Will there be a taxable event if I quit claiming the deed on my LLC?
We have an LLC for our rental property. We are purchasing a house and need to finance it. [/quote]
Get the working capital your business needs from Entrepreneur Lending, powered by CAN Capital. Learn More »Congratulations on your new home!
While I commend you for thinking about the tax consequences of home ownership before you sign on the dotted line, I would advise you to move cautiously. This is a complex issue with some potentially hefty consequences, so be sure you consult with a tax professional and an attorney before making any decisions.
To answer your immediate question, the actual transaction of quit claiming the deed to your LLC should not trigger a taxable event. That being said, this move may cost you thousands in tax savings and unnecessarily complicate your tax situation.
The first thing to consider is that this move may cause the IRS to scrutinize both your personal finances and your LLC’s finances. The IRS may think you are hiding assets or inappropriately reporting information.
Essentially, you are transferring a personal asset to your business, but the property will not be used for the business, nor is it an investment. The IRS has a long history of challenging non-traditional asset transfers. Even if everything you do is legal and ethical, the IRS can tie you up in audits and red tape.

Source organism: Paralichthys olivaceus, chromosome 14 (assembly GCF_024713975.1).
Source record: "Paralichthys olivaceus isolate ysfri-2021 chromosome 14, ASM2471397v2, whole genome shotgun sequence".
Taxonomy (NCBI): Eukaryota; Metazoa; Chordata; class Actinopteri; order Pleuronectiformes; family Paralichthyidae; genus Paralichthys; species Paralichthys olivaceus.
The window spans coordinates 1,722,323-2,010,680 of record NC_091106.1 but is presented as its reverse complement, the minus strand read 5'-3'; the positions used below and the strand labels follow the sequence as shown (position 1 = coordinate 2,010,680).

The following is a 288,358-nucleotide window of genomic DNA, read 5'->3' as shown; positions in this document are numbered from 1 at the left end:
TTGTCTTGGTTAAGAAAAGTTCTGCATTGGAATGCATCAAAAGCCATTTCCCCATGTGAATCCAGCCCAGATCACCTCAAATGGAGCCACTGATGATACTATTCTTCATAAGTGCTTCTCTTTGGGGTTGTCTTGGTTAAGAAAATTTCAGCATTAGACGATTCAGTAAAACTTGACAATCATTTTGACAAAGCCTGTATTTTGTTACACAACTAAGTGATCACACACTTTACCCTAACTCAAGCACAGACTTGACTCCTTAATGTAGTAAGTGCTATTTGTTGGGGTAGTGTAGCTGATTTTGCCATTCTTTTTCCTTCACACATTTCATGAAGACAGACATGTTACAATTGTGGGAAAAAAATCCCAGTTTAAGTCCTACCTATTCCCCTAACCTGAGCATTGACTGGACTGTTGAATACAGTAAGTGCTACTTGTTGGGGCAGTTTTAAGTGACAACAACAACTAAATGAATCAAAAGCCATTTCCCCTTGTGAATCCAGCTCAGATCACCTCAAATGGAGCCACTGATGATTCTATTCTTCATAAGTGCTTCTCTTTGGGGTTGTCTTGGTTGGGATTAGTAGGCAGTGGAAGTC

Next, you need to understand that by quit claiming the home to your LLC, only the title or deed to your home is altered. The mortgage agreement should not change--you are still personally responsible for the mortgage payments.
Since you are still the mortgage holder, you should be entitled to deduct mortgage interest from your personal income taxes. However, once you sign over the property, you may find that getting a home equity loan or refinancing your mortgage will become very difficult. Once the LLC is the official titleholder, lenders will likely view the home as an investment property, subject to a variety of investment-related taxes and higher interest rates on your loans.
Finally, remember that listing the LLC as the titleholder to your home may limit some of the benefits of home ownership. For example:
- Many states and localities offer property tax breaks for a person's primary residence. However, if your LLC is the listed owner of the house, you would lose those breaks since an LLC is not a person. In addition, you may not be allowed to deduct real estate taxes or business use of your home from your federal income taxes.
- If you use your home to operate your LLC for your rental business, you would normally be able to claim deductions for your home office. However if the LLC owns the home, you may not be eligible to claim these valuable tax breaks.
- When the time comes to sell the house, you'll discover a major problem. All profits made on the sale will be subject to capital gains tax. An individual taxpayer can exclude $250,000 in profit from the sale of primary residence (married couples can exclude up to $500,000), but an LLC cannot. This can cost thousands in taxes.
Talk to your CPA about each of these issues to make sure you fully understand the potential tax consequences of quit claiming your new home to your LLC.[/list]